At the end of November 2022 I set off on the long journey to southern Spain from Manchester. Just me and the dog, and a lot of bags and boxes.
As usual the drive in England was the worst bit! Road works, traffic jams and bad weather. Apart from those obstacles I got to the Eurotunnel terminal at Folkestone in good time and they bumped me onto an earlier train.
I had to visit the pet reception to confirm that Pippa’s microchip matched what was on her pet passport. I was the only person in there, but all six desks were manned so we did not have to wait at all.
Next I went in to the passenger reception to use the toilets. Again it was earily quiet. This was 15:30 on a week day, not the middle of the night, and yet there was only a couple of people in there.
Very soon though, it was time to head to the departure area for the tunnel. I was directed to a lane with three other tall vehicles in. The other lanes were equally quiet, but before long the traffic lights went green and we were headed down to the train.
The journey itself is almost an anticlimax. You can barely feel any movement when the train sets off. The windows are only small so you have to really press your face to the glass to see what is happening. Obviously you are in a tunnel, so apart from a few lights here and there, there is nothing to see! After 35 minutes you stop at the other end, not far from Calais in northern France.
If you have pets, I would definitely recommend taking the tunnel. The cost was £120 and your pets can stay with you through the whole journey.
Northern France – first night
It was starting to get dark and I was tired so it was time to find the first park-up for the night. I headed south on the A16 towards Boulogne-Sur-Mer. I came off the motorway after 20 minutes to get some fuel at an Intermaché supermarket. Like any other country, fuel is always most expensive on the motorway service areas, so look for centres commerciaux just off the motorway. Most towns have something in the outskirts and are often sign-posted telling you how many minutes it takes to drive there and which way to turn at the roundabouts.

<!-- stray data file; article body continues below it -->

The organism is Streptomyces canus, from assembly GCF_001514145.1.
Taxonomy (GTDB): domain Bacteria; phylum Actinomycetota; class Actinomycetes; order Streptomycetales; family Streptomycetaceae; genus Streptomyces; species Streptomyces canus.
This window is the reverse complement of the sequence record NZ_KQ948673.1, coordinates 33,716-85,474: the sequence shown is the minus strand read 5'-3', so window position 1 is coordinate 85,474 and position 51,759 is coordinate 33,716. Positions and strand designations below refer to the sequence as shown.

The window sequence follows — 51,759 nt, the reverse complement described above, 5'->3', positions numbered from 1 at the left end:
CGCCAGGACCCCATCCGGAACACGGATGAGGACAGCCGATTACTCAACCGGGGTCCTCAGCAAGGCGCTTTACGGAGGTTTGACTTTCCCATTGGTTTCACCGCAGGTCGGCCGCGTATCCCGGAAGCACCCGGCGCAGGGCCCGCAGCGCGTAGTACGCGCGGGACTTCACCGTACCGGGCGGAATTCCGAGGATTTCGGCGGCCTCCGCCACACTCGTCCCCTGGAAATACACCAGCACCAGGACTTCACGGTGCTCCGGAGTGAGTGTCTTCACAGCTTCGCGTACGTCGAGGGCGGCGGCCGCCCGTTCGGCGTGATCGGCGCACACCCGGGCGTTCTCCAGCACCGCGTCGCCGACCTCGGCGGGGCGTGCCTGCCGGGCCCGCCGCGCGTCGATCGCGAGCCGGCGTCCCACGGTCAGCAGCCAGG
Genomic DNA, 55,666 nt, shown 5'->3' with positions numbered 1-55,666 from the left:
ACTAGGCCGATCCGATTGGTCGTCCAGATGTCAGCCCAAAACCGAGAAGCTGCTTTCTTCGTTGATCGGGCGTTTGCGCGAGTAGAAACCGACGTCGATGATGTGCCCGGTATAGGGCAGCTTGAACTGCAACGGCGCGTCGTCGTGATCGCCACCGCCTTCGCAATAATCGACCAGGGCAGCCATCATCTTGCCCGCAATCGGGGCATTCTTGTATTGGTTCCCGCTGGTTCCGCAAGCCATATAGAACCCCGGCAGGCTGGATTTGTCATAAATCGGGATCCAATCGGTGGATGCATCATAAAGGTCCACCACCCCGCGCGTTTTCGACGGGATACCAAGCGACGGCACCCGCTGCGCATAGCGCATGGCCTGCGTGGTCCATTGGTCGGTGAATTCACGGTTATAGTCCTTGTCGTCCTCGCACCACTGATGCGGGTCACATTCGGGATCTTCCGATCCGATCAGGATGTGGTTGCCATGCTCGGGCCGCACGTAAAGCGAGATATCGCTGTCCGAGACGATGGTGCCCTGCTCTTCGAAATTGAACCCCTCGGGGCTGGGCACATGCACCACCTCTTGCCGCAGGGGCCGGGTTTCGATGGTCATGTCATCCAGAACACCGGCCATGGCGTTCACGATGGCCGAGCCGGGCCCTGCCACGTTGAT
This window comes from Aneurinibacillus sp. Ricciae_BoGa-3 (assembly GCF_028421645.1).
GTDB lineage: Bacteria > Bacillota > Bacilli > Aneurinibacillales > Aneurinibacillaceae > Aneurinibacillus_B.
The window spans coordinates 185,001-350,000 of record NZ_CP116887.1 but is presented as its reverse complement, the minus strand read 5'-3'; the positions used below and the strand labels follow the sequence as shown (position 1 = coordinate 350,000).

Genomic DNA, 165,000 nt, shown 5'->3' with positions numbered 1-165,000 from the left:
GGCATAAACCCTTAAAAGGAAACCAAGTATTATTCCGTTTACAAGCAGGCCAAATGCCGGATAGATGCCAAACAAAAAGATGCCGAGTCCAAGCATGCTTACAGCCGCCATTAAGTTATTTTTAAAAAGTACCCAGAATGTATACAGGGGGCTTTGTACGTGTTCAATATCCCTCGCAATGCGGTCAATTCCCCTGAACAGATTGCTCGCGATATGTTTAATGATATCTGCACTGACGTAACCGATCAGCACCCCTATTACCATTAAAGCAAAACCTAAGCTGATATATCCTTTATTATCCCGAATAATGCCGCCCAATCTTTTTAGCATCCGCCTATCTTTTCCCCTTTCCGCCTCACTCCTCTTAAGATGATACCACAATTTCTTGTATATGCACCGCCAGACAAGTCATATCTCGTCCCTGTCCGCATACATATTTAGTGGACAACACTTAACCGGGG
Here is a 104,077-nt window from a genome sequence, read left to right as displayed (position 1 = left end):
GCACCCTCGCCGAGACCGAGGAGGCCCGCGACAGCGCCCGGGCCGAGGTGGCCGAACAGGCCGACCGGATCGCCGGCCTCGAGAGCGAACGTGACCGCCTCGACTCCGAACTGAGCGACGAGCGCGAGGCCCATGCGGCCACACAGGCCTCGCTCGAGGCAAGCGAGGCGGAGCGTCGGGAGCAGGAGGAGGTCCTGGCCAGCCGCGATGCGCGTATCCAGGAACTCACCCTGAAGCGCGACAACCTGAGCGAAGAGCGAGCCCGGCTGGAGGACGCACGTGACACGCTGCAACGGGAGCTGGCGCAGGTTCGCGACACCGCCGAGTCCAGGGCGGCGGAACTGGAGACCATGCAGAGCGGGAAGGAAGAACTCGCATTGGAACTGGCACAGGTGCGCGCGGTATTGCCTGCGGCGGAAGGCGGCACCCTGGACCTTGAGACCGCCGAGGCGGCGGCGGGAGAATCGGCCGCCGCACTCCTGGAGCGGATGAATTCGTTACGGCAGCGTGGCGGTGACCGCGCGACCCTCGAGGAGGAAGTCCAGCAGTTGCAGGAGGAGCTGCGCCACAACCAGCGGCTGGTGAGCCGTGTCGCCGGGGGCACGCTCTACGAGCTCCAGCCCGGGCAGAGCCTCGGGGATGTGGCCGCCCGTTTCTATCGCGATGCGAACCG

After getting fuel, I drove south for a while and stopped at Aire d’Hardivillers. This was a motorway services but not very busy and it had nice toilets and a bakery – so ticked all the boxes for me!
This was the first time setting up the car camper for real. I put the window foil screens on, set up the bed and moved all the boxes and bags into the front. The temperature was 2°C that night and I slept soundly. The temperature in the car was ok, although during the night it must have got colder as I felt my face getting cold. I just hid under the sleeping bag and was fine. It also helps having a furry hot water bottle (Pippa) for company!
I picked an aire where I could park away from the trucks as they tend to come and go at all hours and make most of the noise – especially the ones with refrigerators. Also being mindful of my safety, I parked in an area that was well lit. The foil screens blocked out all the light so it did not keep me awake.
Northern France – next day
I woke up about 7.30 as it was just starting to get light again. The car camper had worked really well. Despite the cold temperatures, only the windscreen had condensation on it. I will say though, that an estate car has quite a low roof compared to an SUV/MPV (duh!).
If you are at all claustrophobic you may not appreciate the coffin-like sleeping arrangements.
It did not bother me, it was just a place to sleep. I was so tired each evening that I slept fine, even though the ceiling of the car was only about eight inches above me. If I was going to make a habit of car camping, I do think something like a VW Sharan or Ford Galaxy would be better.
Back to the drive. My original route was going to take me over the Pyrenees and through the Somport tunnel. Looking at various web cams for that area, it looked like they had been some large snowfalls. Time to plan another route.